The Saints Put Forth a Downright Sinful Offensive Performance in Being Harshly Humbled by the Falcons at Home
I was not naive and/or biased enough to think that the Saints were unlike every other professional sports team, never mind just their NFL peers, in being immune to resting a little too comfortably on their laurels. But man, needing a wake-up call that would make the repetitive, eardrum-piercing iPhone alarms you set for yourself seem tame while coming off the bye week sure seems like odd timing.
Two weeks to prepare for the hostile welcoming of the most hated of rivals. Yet, it legitimately looked like a rejuvenated roster that was fully-dialed in while overcoming the absence of Drew Brees had strongly considering calling in sick prior to showing up with the cross-eyed focus of a 20-something with a long weekend's worth of booze on his breath. To put it mildly, the Saints' performance, specifically on offense, sure made this once appreciable sentiment stink of complacency in retrospect...
Inexplicable, if not unforgivable, L's always have a weird way of being delivered by those with which you are most familiar, so the Saints getting served by the Falcons isn't nearly as ridiculous as their records indicate. The truth is that the Who Dat Nation probably should have known they were in for an absolute anomaly of an afternoon when a run defense with an irrefutable resume of impenetrability let A-Town's pedestrian rushing attack stomp all over their yard on the opening drive. That alone should have been a pretty clear indication that you could crumble up any sort of conventional wisdom and throw it in a pile of pointless precedent that always seems to grow larger during divisional games.
An excuse for an offense that somehow leaned heavier on a 'Michael Thomas or bust' game-plan immediately after being given plenty of time to recalibrate, however, that is not. You want to point to Andrus Peat going down and Terron Armstead playing through the flu to give a pass to a protection plan that would make a used-car salesman smirk then be my guest. However, what was presumed to be a revamped rushing attack that, through a slight squint, could resemble the Alvin & Ingram show was offered all of 11 combined carries (with only 7 coming after their opening drive) to take pressure off a depleted line during a game that a Lattimore-less defense kept within a single score until the 4th quarter. It hardly makes a dent in his otherwise rock solid display of coaching this season, but Sean Payton play-calling was as questionable as the efforts of the wide receivers not wearing #13, who somehow managed as many catches on 45 pass attempts as their coach snagged with his weekend proposal...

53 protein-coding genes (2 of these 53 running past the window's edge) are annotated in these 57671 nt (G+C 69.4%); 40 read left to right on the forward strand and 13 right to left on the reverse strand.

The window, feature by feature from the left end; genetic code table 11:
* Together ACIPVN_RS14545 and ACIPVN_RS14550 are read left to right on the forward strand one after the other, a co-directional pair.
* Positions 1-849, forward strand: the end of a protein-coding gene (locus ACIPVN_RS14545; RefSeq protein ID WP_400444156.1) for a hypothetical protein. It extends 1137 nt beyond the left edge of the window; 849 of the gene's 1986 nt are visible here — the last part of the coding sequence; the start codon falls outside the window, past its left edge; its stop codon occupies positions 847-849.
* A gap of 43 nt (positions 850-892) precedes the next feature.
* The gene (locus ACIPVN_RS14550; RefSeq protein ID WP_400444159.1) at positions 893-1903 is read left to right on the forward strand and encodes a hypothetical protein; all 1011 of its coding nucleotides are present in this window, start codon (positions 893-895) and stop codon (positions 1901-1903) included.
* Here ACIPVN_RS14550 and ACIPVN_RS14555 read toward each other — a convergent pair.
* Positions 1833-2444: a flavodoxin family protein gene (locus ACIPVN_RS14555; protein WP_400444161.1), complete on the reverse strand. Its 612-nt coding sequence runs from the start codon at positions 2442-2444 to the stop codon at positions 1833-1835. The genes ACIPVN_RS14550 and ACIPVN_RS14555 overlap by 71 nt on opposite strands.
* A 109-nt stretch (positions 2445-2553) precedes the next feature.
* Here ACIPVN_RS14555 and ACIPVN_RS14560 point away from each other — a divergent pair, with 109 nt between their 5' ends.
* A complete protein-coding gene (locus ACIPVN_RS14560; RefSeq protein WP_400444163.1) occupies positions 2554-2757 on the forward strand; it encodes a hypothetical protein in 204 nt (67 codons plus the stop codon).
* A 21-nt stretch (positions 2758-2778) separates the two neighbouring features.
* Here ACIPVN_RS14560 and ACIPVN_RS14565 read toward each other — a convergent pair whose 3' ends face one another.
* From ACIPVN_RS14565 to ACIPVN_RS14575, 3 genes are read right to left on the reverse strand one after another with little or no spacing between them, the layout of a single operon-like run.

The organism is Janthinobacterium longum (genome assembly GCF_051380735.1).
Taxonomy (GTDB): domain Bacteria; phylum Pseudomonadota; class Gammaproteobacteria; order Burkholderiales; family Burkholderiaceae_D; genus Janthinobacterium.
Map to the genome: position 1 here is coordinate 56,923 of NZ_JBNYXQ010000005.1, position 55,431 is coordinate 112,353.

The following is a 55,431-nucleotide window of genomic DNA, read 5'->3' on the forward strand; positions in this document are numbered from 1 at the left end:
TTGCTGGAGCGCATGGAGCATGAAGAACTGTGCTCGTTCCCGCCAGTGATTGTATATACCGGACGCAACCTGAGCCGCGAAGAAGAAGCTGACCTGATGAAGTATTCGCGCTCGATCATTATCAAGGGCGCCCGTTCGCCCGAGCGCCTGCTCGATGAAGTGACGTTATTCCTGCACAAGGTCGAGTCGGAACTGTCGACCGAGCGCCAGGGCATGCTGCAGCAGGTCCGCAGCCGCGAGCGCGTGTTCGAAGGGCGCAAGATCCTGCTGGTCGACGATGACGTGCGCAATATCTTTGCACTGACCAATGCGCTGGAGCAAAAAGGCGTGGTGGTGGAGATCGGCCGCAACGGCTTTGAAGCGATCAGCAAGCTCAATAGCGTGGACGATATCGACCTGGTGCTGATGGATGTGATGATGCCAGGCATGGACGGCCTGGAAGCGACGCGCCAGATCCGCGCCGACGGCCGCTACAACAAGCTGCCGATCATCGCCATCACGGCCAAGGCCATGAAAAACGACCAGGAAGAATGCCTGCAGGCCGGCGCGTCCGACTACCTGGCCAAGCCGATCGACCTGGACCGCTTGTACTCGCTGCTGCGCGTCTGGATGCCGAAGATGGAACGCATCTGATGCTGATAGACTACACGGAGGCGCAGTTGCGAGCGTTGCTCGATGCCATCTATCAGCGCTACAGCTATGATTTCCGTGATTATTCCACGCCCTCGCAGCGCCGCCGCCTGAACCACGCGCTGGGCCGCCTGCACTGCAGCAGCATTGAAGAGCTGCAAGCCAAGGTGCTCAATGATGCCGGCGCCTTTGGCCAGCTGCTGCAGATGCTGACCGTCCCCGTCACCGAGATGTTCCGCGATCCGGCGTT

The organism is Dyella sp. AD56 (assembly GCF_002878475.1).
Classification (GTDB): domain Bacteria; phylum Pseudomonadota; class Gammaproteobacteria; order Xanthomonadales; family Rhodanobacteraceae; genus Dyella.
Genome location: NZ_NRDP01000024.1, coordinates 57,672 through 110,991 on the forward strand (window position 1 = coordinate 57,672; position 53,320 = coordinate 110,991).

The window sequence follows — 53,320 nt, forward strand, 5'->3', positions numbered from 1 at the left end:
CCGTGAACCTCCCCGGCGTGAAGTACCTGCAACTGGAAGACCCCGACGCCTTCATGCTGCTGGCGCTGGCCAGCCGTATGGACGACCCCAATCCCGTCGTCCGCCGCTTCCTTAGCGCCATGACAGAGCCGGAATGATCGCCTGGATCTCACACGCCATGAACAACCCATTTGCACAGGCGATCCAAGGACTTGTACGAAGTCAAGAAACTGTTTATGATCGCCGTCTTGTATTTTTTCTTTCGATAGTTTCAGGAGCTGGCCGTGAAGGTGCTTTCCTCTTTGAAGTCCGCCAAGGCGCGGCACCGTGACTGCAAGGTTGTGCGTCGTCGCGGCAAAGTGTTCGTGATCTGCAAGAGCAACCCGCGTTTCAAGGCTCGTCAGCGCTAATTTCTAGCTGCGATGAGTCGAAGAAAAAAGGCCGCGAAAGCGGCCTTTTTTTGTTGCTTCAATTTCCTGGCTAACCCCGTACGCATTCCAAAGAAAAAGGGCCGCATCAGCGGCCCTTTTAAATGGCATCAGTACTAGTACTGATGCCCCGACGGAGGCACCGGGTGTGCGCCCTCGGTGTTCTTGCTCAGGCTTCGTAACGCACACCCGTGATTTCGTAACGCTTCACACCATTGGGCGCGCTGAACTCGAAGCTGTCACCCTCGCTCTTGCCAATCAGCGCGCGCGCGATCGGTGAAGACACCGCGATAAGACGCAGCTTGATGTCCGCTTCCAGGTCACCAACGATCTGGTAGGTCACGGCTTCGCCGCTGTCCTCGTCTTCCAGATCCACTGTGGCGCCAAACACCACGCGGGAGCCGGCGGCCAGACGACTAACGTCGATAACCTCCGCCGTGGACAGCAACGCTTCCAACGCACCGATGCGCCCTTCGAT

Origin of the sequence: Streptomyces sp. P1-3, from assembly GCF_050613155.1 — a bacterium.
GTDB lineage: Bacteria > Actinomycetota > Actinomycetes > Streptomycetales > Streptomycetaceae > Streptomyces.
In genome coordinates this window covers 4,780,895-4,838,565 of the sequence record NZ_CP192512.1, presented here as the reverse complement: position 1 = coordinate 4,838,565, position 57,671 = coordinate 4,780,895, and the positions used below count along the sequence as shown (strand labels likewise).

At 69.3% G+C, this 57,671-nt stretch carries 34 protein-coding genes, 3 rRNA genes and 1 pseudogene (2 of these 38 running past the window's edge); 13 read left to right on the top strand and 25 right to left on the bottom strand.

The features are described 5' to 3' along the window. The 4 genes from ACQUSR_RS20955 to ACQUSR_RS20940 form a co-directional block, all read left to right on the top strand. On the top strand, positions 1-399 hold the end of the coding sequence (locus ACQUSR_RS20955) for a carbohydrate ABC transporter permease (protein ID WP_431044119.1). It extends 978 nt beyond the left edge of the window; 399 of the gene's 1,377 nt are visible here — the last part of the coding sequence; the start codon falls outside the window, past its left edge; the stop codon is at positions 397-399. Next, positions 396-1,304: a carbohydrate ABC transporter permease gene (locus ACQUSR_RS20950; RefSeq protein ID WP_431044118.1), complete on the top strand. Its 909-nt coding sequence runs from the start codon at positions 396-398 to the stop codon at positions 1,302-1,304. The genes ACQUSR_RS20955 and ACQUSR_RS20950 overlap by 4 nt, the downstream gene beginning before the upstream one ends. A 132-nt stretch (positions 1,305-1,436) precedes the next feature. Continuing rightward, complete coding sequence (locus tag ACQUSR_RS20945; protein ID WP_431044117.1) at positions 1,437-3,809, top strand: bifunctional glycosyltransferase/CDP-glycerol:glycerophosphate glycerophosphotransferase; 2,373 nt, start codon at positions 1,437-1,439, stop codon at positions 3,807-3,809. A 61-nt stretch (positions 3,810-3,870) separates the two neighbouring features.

Purpose to panic? Hardly, but what we witnessed on Sunday was a cause for the same exact concern that had Saints' fans deafeningly dumbfounded as the trade deadline passed quietly. The offensive line has more than proven to be far better than it was in letting the Falcons' benign front four cripple their game plan, but the complimentary playmakers that got locked up by a suspect secondary while Drew Brees went touchdown-less in the SuperDome cannot say the same. Someone has to step up opposite the the NFL's most unguardable, and it's much harder to believe that's going to happen after failing to take any advantage whatsoever of what should have been a more than merciful matchup at home.
If anything, it's a massive understatement to say that what the Saints suffered on Sunday was a bad loss, but it gave them a good goddamn look at what needs to be improved and/or emphasized if they want to make good on the promise they all seemed motivated to keep while somewhat miraculously heading into the bye week at 7-1. Maybe their midseason form was undermined by a week off, or maybe football is just a fickle, fickle game that is quick to make no sense whatsoever. Whatever the case may be, it's important lesson learned for a team that may have gotten a little too gratified with their grades after acing a massive test with Teddy Bridgewater under center, as they looked undisciplined in suffering a demoralizing defeat at the hands of those least likely to let them forget it.